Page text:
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Are babies at risk of getting DVT?
Q: Can infants traveling for long periods of time get DVT? Next month, my husband and I will take a trip with our 1-year-old. Although we've traveled with her before, I am worried about her getting DVT from being passive for long periods. I had it, and I know it is no game.
A: Sagui, there is a lot of talk about preventing DVT, or deep venous thrombosis, in adults. However, it has not been a significant issue for children.

DVT occurs when a blood clot forms in a deep vein in the body, often in the legs. Overall, it affects 2 to 3 percent of adults, mostly people with medical conditions that decrease blood flow and increase clotting in the blood. DVT is most common in people who are elderly, overweight or post-surgery; those who have varicose veins, heart failure or cancer; and women who are pregnant or on oral contraceptives or hormone treatment.

DVT is rare in children. It's only one-tenth as common as in adults. The rare cases of DVT in children occur mostly in hospitalized children who have cancer, fractures and orthopedic procedures, serious infections, blood clotting problems and catheters staying in their veins.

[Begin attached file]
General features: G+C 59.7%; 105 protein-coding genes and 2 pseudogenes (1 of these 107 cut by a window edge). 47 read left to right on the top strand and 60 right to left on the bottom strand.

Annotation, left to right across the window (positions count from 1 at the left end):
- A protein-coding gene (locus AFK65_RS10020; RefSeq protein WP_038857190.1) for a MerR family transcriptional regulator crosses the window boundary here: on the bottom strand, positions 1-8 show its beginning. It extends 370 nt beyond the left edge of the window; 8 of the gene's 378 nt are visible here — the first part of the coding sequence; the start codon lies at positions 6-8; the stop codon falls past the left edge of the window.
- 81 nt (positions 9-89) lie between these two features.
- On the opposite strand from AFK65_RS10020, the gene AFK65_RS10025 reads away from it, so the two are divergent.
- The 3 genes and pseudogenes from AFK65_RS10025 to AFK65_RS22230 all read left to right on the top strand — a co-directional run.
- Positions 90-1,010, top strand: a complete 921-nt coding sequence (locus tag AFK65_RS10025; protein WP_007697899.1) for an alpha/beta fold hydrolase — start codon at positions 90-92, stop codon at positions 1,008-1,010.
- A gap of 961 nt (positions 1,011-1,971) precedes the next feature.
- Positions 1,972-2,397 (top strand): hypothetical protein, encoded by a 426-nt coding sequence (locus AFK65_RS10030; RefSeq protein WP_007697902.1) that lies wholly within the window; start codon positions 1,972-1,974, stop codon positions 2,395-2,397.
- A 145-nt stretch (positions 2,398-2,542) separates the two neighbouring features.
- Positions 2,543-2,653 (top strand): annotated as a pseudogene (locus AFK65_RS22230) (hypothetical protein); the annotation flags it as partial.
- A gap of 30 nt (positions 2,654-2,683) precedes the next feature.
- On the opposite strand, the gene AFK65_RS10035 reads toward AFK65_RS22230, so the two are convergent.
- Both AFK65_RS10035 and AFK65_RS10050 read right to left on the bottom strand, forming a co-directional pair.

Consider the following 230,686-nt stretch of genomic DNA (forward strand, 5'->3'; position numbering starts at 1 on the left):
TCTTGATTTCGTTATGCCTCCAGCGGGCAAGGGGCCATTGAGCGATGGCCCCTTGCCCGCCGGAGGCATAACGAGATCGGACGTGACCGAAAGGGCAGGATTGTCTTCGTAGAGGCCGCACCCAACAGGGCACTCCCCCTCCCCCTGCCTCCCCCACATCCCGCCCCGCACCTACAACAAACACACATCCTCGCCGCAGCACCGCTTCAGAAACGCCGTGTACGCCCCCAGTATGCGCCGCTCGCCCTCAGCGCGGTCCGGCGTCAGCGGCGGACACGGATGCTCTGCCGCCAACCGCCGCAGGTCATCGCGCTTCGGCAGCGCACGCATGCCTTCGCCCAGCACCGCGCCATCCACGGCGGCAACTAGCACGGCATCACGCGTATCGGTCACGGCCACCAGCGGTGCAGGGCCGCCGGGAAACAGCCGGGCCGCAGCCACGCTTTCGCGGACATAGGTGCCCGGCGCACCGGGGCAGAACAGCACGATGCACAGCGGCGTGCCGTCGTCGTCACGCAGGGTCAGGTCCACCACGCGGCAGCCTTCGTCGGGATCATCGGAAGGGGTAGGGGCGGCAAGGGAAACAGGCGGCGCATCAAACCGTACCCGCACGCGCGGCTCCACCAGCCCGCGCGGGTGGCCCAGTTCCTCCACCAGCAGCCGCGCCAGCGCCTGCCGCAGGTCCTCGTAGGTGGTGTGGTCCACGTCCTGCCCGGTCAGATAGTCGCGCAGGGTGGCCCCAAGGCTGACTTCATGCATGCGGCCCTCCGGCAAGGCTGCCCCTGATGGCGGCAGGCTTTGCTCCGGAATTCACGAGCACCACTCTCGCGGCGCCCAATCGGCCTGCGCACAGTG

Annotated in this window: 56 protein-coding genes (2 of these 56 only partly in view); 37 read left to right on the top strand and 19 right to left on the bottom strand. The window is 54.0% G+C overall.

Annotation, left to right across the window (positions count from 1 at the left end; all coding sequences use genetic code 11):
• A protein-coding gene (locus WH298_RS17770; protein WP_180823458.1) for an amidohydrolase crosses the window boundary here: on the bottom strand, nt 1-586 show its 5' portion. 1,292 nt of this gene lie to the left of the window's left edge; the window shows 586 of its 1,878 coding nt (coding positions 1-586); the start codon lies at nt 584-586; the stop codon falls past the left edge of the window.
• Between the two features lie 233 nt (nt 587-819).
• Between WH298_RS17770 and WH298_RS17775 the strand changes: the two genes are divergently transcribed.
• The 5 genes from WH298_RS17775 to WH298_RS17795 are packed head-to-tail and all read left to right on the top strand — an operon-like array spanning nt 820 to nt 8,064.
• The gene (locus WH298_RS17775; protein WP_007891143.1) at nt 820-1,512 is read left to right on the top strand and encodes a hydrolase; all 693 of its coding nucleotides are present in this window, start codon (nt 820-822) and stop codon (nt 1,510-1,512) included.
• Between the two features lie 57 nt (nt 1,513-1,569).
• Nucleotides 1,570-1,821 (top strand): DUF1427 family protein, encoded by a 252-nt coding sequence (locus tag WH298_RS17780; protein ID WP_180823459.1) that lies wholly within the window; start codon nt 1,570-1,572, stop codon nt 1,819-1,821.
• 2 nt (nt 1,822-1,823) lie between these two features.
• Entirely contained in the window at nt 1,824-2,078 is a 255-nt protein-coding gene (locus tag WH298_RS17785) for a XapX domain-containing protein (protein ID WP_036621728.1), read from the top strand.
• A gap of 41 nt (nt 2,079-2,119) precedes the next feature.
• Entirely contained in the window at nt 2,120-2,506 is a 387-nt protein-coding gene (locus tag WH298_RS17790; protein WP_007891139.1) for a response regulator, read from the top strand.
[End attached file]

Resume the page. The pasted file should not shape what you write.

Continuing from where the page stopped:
The symptoms of DVT are pain, swelling and redness in the tissue surrounding the clot. Occasionally, clots can break off and travel to the heart and lungs, leading to a pulmonary embolism (blood clot in the lungs), which could be fatal. For this reason it's important to do everything possible to prevent DVT, and recognize and treat it promptly when it occurs.

DVT has been found to be more common in adults taking long flights, probably due to being immobilized and a little dehydrated. Studies have found DVT in less than one in a million air travelers. While flights longer than eight hours have four times increased risk of DVT, the chance of getting DVT on a long flight is still less than 1 percent. Recommendations to prevent DVT in adults on long flights include moving your feet and massaging your legs in your seat, getting up and walking around periodically, and drinking plenty of fluids. Adults with medical conditions that put them at risk for DVT should consult their doctor about specific recommendations, which might include wearing special elastic socks and taking anti-coagulant medication. You should talk with your own doctor about precautions to prevent another DVT.

Since DVT is so rare in healthy children, there are no specific recommendations for your baby's flight. However, to be safe, you could periodically massage your baby's legs, walk her around a little and be sure to give her plenty of fluids on the flight.

Karen Sokal-Gutierrez M.D., M.P.H. Pediatrician